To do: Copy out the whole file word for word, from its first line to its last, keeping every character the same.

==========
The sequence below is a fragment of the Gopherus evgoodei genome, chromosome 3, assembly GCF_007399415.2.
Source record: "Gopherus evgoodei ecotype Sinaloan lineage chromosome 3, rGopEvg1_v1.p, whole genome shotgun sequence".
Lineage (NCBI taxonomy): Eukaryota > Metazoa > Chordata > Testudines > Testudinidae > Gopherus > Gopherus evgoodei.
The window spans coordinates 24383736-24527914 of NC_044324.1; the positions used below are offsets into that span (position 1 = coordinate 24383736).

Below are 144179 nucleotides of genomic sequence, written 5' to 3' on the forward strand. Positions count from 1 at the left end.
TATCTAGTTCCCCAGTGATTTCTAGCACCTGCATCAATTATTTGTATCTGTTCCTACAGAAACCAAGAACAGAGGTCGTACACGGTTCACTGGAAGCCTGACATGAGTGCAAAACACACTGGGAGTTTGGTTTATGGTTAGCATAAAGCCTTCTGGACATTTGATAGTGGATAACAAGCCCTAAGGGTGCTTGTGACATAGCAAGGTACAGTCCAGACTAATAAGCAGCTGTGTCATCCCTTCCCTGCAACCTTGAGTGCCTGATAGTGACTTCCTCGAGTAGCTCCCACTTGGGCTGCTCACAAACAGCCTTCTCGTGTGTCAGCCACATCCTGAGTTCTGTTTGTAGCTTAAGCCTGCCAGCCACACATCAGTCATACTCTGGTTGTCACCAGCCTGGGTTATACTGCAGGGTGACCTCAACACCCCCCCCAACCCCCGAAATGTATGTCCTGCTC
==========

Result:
The sequence below is a fragment of the Gopherus evgoodei genome, chromosome 3, assembly GCF_007399415.2.
Source record: "Gopherus evgoodei ecotype Sinaloan lineage chromosome 3, rGopEvg1_v1.p, whole genome shotgun sequence".
Lineage (NCBI taxonomy): Eukaryota > Metazoa > Chordata > Testudines > Testudinidae > Gopherus > Gopherus evgoodei.
The window spans coordinates 24383736-24527914 of NC_044324.1; the positions used below are offsets into that span (position 1 = coordinate 24383736).

Below are 144179 nucleotides of genomic sequence, written 5' to 3' on the forward strand. Positions count from 1 at the left end.
TATCTAGTTCCCCAGTGATTTCTAGCACCTGCATCAATTATTTGTATCTGTTCCTACAGAAACCAAGAACAGAGGTCGTACACGGTTCACTGGAAGCCTGACATGAGTGCAAAACACACTGGGAGTTTGGTTTATGGTTAGCATAAAGCCTTCTGGACATTTGATAGTGGATAACAAGCCCTAAGGGTGCTTGTGACATAGCAAGGTACAGTCCAGACTAATAAGCAGCTGTGTCATCCCTTCCCTGCAACCTTGAGTGCCTGATAGTGACTTCCTCGAGTAGCTCCCACTTGGGCTGCTCACAAACAGCCTTCTCGTGTGTCAGCCACATCCTGAGTTCTGTTTGTAGCTTAAGCCTGCCAGCCACACATCAGTCATACTCTGGTTGTCACCAGCCTGGGTTATACTGCAGGGTGACCTCAACACCCCCCCCAACCCCCGAAATGTATGTCCTGCTC